It’s no secret that people hate to fly. The lines are long, the seats are packed, and luggage delays (or damage) are practically inevitable.
Airports know this, but they don’t have a lot of direct influence over the flying experience. Those long lines at security? That’s the TSA. Cramped seats on the plane? That’s the airline, of course. Delays? Those are usually due to weather or mechanical problems, which aren’t necessarily anyone’s fault - though horribly outdated computer systems can sometimes be to blame.
But that hasn’t stopped airports from trying to improve life for passengers. We worked with Rapid City Regional Airport several years ago on some programs designed to do that. Some of them were fairly straightforward product improvements: they were one of the first airports to start offering free wifi, for instance, which is a big deal for travelers. As the ad guys, we helped to get the word out on these improvements, along with the built-in advantages that come with being a small regional airport: inexpensive and easy parking, short security lines, a quick commute, and an uncrowded terminal.
On the downside, small airports often struggle with complaints about high airfares. Commercial airlines have become dependent on high load factors, and small metropolitan areas don’t have the necessary volume. That makes it difficult for the big airlines to offer competitive airfares, and it makes it almost impossible for budget carriers like Southwest and Spirit to turn a profit.
But there is a low-cost airline that’s been finding some success in smaller markets over the past few years. Boutique Air is based in San Francisco, but they’ve found a niche operating out of rural communities that are subsidized by the Essential Air Service program. They fly from small airports all over the country, including Chadron, Nebraska (population 5,787) and Moab, Utah (population 5,046).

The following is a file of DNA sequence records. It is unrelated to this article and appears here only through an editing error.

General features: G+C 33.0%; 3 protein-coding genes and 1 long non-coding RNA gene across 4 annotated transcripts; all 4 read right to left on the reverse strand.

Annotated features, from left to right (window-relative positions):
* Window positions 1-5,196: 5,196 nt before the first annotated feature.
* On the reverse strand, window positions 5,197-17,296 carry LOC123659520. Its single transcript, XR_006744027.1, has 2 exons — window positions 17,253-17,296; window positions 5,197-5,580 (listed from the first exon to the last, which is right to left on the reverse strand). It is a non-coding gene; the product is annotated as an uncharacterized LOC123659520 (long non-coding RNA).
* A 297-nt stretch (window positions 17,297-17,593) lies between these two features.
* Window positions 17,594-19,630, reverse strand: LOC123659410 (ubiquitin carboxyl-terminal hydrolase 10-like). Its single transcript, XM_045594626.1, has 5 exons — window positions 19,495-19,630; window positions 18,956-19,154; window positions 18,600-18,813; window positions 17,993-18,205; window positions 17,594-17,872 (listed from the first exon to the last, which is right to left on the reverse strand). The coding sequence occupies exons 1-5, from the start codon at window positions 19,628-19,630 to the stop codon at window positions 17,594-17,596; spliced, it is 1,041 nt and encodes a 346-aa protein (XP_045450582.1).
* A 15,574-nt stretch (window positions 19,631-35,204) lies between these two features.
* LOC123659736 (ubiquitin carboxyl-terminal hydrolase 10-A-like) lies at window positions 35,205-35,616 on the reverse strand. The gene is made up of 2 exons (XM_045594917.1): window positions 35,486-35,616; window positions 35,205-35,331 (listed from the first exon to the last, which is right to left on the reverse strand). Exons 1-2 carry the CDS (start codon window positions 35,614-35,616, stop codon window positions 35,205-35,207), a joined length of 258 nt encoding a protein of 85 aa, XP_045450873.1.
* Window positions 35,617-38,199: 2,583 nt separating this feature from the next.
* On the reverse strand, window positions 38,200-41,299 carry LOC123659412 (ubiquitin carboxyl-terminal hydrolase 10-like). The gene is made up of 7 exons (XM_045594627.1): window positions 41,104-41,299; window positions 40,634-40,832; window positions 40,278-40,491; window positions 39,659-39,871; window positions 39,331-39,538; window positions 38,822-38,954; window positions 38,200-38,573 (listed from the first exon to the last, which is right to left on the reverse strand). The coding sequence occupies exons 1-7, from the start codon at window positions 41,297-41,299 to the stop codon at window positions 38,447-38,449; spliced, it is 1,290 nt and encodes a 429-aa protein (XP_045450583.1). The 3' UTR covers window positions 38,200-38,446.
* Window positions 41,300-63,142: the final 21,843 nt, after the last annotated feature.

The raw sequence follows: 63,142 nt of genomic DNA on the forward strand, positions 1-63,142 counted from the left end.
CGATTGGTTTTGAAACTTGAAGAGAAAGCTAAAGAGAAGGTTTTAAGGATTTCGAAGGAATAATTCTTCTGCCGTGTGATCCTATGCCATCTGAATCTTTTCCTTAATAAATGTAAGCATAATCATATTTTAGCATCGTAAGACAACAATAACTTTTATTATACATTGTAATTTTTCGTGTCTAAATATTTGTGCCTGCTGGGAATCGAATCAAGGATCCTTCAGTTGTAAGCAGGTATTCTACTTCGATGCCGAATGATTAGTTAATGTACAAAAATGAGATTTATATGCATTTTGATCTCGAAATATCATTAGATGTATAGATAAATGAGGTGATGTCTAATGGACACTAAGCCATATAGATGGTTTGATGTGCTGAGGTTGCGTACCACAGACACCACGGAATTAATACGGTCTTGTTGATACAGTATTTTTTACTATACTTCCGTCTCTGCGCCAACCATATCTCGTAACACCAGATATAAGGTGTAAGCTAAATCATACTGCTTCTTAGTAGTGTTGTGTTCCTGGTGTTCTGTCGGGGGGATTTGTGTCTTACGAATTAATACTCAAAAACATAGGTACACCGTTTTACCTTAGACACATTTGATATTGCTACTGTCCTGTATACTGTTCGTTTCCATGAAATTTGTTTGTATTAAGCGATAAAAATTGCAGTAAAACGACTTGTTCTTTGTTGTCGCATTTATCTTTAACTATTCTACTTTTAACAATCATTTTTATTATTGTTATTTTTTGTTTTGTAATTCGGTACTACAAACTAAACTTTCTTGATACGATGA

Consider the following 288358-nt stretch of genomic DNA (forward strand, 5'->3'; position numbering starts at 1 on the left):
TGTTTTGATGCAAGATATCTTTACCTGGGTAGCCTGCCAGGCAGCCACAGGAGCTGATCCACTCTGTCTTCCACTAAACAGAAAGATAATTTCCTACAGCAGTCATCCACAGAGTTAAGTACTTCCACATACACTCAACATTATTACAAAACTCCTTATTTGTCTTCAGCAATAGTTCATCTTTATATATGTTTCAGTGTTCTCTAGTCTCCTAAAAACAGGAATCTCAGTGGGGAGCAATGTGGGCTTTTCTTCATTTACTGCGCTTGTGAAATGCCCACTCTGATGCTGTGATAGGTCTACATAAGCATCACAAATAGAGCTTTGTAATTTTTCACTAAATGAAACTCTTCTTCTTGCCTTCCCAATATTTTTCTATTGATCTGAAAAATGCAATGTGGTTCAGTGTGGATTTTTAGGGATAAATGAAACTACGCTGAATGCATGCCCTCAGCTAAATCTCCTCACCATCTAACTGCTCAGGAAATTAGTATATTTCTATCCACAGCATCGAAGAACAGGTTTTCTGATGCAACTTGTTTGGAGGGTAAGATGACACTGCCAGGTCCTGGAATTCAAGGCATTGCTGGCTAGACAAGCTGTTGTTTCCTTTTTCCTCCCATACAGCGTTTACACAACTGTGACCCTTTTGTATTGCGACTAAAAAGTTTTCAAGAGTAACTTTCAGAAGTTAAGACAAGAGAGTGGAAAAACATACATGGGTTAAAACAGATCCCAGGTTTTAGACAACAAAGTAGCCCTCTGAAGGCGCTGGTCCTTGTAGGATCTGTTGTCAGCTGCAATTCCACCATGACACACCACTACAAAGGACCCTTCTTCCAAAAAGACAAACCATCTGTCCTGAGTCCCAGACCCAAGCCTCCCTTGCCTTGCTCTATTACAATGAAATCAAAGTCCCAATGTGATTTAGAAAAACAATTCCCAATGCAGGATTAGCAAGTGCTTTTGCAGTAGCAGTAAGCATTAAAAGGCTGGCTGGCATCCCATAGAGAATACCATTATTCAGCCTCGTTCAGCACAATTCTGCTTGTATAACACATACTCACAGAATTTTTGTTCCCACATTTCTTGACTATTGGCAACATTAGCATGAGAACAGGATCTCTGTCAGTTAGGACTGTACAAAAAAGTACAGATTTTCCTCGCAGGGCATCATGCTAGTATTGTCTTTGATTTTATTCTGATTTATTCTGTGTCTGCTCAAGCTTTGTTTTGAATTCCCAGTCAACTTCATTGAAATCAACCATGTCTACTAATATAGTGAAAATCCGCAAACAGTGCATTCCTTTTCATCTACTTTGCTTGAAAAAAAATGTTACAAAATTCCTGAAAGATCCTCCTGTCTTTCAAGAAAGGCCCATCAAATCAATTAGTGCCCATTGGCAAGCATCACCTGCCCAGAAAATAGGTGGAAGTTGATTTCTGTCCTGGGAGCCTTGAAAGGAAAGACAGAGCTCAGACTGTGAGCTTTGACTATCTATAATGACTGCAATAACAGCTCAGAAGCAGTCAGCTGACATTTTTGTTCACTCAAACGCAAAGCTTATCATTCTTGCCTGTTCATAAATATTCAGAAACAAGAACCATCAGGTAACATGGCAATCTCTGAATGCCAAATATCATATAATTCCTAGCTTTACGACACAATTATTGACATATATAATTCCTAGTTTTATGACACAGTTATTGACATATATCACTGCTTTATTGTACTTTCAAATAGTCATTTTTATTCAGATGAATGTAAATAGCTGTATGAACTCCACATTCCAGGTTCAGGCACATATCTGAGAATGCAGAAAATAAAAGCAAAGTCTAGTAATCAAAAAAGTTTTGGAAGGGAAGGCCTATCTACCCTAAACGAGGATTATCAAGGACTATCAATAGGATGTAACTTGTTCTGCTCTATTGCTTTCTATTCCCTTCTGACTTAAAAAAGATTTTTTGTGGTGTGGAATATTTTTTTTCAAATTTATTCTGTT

But the airline is going beyond low fares (which are less than $100 one-way on some routes). They’re marketing themselves more like a charter service, which makes some sense: their fleet of swiss-built planes can’t seat more than nine passengers, giving the whole experience an intimate, private-plane feel. In fact, the planes are so small that there are no flight attendants. The co-pilot gives the safety demonstration and serves drinks before takeoff. Passengers even have the opportunity to get up and talk to the pilots during the flight - an experience almost unthinkable in post-9/11 America.
It’s a fascinating business model, and it goes to show that even small, rural markets sometimes get the benefits of innovation in established industries.